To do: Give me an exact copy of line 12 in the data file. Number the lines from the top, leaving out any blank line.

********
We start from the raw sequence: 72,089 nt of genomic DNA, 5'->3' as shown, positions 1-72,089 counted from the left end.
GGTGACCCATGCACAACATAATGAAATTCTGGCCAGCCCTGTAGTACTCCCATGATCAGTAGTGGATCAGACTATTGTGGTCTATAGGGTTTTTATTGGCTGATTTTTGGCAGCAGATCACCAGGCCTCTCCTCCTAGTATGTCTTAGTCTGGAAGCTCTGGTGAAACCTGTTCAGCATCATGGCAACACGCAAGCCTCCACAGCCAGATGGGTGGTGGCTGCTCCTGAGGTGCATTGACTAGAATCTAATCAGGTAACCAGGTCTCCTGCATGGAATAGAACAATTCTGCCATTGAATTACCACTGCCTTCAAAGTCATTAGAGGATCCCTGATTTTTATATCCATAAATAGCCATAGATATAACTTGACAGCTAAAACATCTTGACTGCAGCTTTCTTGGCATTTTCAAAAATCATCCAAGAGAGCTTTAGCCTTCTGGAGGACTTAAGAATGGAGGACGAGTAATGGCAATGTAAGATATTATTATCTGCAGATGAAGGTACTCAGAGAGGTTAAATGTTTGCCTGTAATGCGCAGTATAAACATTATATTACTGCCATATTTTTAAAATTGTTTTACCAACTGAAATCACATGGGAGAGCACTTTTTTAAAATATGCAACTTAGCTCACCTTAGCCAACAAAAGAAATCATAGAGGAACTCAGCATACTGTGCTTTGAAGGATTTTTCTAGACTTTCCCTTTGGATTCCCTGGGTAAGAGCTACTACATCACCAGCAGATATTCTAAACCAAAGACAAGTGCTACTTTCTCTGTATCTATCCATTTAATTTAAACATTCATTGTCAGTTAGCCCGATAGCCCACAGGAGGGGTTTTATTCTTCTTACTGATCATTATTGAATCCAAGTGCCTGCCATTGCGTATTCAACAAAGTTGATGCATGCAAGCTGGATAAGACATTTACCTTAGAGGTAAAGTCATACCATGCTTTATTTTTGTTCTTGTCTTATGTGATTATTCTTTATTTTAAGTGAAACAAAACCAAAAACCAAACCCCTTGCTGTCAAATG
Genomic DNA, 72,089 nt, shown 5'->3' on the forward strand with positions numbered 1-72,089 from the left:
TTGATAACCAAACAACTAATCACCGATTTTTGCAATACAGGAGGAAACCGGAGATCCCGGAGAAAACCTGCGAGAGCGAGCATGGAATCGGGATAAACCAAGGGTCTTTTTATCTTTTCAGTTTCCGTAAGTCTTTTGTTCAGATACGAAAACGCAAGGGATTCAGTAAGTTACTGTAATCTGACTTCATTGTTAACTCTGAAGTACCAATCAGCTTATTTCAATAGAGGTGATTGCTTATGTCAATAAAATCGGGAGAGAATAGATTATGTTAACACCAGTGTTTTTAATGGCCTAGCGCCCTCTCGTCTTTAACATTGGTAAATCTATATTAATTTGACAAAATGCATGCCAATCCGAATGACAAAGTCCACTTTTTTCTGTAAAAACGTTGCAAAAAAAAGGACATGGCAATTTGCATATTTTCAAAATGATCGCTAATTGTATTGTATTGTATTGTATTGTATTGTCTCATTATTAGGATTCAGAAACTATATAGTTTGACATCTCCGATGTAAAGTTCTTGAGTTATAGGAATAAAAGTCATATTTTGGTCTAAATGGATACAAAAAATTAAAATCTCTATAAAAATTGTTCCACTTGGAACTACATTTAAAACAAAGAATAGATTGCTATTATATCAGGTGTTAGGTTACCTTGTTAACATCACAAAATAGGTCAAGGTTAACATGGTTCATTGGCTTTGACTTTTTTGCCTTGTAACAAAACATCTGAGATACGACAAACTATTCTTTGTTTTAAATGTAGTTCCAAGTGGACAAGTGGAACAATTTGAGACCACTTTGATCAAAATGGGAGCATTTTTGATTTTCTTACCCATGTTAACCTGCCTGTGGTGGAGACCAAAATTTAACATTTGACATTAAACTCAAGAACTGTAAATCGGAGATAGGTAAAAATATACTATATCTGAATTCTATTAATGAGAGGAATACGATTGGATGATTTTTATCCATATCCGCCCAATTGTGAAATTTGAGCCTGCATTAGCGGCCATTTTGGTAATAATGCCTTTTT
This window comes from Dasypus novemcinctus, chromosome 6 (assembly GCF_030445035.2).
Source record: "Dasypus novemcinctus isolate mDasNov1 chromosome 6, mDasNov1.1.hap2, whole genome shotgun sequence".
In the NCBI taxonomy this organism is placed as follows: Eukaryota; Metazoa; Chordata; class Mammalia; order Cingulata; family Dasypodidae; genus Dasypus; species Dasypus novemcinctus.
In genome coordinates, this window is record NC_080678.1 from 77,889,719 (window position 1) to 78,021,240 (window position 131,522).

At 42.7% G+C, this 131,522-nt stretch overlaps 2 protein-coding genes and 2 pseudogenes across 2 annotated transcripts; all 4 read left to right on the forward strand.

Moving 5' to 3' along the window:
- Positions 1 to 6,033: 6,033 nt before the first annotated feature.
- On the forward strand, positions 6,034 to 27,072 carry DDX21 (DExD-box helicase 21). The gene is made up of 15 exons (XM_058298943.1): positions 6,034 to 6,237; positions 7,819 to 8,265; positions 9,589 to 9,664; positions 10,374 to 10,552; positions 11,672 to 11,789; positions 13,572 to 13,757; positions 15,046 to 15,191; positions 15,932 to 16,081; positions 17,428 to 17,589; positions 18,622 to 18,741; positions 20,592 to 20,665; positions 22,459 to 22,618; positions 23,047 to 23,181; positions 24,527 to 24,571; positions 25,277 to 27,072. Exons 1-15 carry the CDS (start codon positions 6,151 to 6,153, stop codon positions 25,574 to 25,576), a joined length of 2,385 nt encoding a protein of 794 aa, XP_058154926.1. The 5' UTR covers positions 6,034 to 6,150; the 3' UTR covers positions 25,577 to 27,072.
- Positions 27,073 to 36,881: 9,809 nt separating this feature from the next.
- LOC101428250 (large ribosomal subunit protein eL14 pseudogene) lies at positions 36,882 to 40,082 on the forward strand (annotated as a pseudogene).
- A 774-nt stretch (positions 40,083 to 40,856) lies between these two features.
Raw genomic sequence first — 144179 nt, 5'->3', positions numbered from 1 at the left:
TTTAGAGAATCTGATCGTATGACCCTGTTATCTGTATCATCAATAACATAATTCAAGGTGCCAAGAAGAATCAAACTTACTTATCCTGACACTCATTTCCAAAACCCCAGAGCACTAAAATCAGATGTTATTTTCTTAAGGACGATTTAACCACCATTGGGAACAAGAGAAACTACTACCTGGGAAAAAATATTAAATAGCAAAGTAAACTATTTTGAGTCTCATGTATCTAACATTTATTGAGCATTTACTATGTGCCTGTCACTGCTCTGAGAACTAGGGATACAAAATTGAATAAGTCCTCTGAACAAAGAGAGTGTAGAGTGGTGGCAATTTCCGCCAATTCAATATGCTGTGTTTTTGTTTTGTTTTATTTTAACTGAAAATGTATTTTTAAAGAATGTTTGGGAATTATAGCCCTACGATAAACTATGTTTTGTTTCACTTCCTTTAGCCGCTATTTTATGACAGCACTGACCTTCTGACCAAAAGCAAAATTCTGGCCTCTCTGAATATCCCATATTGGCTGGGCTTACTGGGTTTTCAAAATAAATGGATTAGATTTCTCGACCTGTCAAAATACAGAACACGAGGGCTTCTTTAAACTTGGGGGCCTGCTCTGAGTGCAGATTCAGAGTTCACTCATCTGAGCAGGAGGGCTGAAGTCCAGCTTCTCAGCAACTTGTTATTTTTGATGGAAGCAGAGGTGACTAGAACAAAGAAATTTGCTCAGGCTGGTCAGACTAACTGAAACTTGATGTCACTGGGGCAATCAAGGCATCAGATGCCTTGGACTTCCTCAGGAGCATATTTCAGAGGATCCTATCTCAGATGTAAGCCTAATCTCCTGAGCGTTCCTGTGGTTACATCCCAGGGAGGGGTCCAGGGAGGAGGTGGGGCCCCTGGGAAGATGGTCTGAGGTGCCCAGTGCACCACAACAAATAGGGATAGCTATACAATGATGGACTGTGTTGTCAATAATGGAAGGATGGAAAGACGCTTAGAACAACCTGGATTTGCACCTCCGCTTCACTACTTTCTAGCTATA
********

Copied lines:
- On the forward strand, positions 6,034 to 27,072 carry DDX21 (DExD-box helicase 21). The gene is made up of 15 exons (XM_058298943.1): positions 6,034 to 6,237; positions 7,819 to 8,265; positions 9,589 to 9,664; positions 10,374 to 10,552; positions 11,672 to 11,789; positions 13,572 to 13,757; positions 15,046 to 15,191; positions 15,932 to 16,081; positions 17,428 to 17,589; positions 18,622 to 18,741; positions 20,592 to 20,665; positions 22,459 to 22,618; positions 23,047 to 23,181; positions 24,527 to 24,571; positions 25,277 to 27,072. Exons 1-15 carry the CDS (start codon positions 6,151 to 6,153, stop codon positions 25,574 to 25,576), a joined length of 2,385 nt encoding a protein of 794 aa, XP_058154926.1. The 5' UTR covers positions 6,034 to 6,150; the 3' UTR covers positions 25,577 to 27,072.